L.A. County is a giant when it comes to Small Business Administration loans.
The Los Angeles district office of the SBA, which includes Ventura and Santa Barbara counties, has long been the nation's leader in dollar volume of SBA loans made, and at or near the top in number.
"During the last four years, Los Angeles has averaged 5,000 loans annually generating an average annual value of more than $1 billion. No other district office in the nation comes close to that level of performance," said Frank Brancale, spokesman for the SBA's L.A. district office.
In 2006, L.A. trailed New York in the number of loans made (5,135 vs. 6,673) but led in the dollar value of those loans, with $1.1 billion compared to $772 million for New York.
That's because the average loan size in L.A. County is among the highest in the nation, at $221,278. The culprit: higher land values that have driven up the dollar totals of real estate-oriented 504 loans.
"The trend in this area has been to use the 504 program for real estate purchases," said Gloria Miller, western region sales manager for Banco Popular North America. "This is especially true today, when a lot of properties that we used to finance under the traditional 7(a) program are now too expensive to fit under that program's $2 million cap."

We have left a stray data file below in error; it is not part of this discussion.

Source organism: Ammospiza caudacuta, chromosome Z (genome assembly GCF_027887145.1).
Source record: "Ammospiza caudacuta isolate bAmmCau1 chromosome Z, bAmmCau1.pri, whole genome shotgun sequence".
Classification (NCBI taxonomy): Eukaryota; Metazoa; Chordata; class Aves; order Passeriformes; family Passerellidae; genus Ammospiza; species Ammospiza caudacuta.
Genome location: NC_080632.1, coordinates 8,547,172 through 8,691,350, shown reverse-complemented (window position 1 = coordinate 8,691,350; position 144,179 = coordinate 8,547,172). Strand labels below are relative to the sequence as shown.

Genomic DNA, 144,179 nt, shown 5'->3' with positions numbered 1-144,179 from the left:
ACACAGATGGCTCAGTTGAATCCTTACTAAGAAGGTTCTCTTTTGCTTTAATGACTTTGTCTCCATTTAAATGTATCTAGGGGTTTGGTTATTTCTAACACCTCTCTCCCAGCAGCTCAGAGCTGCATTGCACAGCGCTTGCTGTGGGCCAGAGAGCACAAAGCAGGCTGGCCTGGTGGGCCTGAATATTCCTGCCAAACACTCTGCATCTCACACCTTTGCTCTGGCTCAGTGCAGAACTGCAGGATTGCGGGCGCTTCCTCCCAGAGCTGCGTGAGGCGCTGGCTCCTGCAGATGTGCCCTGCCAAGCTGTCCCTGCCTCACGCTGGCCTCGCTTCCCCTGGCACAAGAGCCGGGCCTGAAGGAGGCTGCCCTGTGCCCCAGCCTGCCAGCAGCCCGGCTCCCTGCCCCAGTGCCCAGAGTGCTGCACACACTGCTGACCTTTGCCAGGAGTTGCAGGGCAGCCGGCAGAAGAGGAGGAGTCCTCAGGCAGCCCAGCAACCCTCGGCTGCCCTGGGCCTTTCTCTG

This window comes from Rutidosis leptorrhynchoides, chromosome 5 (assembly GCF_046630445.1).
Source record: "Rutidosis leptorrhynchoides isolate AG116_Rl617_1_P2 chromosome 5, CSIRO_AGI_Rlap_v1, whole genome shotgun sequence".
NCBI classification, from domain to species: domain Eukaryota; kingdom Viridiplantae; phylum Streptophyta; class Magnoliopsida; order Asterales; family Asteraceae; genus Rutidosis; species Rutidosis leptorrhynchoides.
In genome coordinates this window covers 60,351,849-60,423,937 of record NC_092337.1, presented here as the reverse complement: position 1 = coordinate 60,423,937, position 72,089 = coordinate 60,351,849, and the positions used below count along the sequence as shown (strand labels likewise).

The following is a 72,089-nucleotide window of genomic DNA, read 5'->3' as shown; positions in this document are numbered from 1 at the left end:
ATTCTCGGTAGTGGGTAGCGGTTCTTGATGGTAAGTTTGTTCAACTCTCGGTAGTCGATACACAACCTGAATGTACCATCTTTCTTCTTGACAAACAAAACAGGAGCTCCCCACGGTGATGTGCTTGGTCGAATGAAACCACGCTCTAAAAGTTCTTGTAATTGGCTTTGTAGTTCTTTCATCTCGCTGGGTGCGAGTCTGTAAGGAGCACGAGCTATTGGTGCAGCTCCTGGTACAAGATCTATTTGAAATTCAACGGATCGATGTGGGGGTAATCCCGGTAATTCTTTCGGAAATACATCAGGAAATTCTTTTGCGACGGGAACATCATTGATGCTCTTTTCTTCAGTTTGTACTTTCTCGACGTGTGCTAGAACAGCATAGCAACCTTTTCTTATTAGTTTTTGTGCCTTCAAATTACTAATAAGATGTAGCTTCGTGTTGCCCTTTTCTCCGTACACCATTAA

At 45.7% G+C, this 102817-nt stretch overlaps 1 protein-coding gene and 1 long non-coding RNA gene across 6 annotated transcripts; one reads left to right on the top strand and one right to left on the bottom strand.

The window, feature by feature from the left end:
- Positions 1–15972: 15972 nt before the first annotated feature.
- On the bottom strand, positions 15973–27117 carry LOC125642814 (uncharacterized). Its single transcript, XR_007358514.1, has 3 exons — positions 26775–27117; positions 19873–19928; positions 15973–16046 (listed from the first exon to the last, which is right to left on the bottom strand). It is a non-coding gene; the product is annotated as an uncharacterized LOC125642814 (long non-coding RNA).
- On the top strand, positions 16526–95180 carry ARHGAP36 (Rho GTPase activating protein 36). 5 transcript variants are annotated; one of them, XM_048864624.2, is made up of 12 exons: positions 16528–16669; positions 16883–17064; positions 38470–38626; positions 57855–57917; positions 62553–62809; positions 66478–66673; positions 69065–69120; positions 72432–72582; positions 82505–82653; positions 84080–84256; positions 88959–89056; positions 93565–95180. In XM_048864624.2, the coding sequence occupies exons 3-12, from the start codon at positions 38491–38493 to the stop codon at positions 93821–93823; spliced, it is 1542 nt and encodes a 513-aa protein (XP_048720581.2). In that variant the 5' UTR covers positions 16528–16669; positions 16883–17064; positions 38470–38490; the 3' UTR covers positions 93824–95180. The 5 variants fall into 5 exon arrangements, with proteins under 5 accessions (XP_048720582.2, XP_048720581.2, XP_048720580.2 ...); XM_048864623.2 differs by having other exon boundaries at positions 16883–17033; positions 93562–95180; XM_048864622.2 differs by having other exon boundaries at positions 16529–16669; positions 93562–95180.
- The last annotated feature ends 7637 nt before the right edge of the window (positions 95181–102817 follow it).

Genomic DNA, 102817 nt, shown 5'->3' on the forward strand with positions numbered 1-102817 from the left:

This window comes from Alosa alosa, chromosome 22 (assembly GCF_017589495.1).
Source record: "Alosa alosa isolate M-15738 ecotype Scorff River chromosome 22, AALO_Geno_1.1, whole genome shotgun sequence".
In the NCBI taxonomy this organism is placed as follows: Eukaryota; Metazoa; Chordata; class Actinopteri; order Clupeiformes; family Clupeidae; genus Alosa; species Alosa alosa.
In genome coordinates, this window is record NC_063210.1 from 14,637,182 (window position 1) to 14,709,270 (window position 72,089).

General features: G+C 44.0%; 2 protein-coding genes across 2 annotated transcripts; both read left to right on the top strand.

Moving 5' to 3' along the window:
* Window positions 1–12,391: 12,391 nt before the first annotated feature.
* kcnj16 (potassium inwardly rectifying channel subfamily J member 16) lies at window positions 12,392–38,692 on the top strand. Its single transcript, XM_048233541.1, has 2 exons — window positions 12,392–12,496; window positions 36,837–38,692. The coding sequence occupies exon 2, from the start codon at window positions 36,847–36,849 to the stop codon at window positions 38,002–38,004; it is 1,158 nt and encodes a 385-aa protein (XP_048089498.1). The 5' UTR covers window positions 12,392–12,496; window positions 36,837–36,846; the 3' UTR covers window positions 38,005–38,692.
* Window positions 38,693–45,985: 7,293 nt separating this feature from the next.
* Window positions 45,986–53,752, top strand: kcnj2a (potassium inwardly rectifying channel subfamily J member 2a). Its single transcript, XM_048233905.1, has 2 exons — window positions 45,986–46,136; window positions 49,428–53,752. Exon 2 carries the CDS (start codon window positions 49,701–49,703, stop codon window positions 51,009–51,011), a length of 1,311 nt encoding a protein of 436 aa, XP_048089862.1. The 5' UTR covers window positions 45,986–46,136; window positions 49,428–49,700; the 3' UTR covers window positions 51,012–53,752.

Another distinguishing feature of the L.A. market is the diversity of SBA lenders. Besides traditional mainstream banks, numerous ethnic banks have sprung up in recent years and begun offering SBA loans, as have credit unions and community development corporations.
"We have a lot of competition out here right now, with a lot of lenders coming onto the market. They are all encouraged and excited by the growing market for business loans here in L.A.," said Alberto Alvarado, director of the SBA's Los Angeles district office.
Indeed, L.A.'s business community has long been underserved when it comes to bank loans, especially in the last 15 years as major banks headquartered here were either acquired or consolidated to other locations. At the same time, the number of start-ups and small businesses that don't meet standard loan criteria has exploded, making demand for SBA loans in L.A. more intense than almost anywhere else in the nation.
"Even with so many new lenders, the market is not saturated at all," said Mike Owen, executive vice president of San Diego-based CDC Small Business Finance Corp., which two years ago opened an office in Pasadena.
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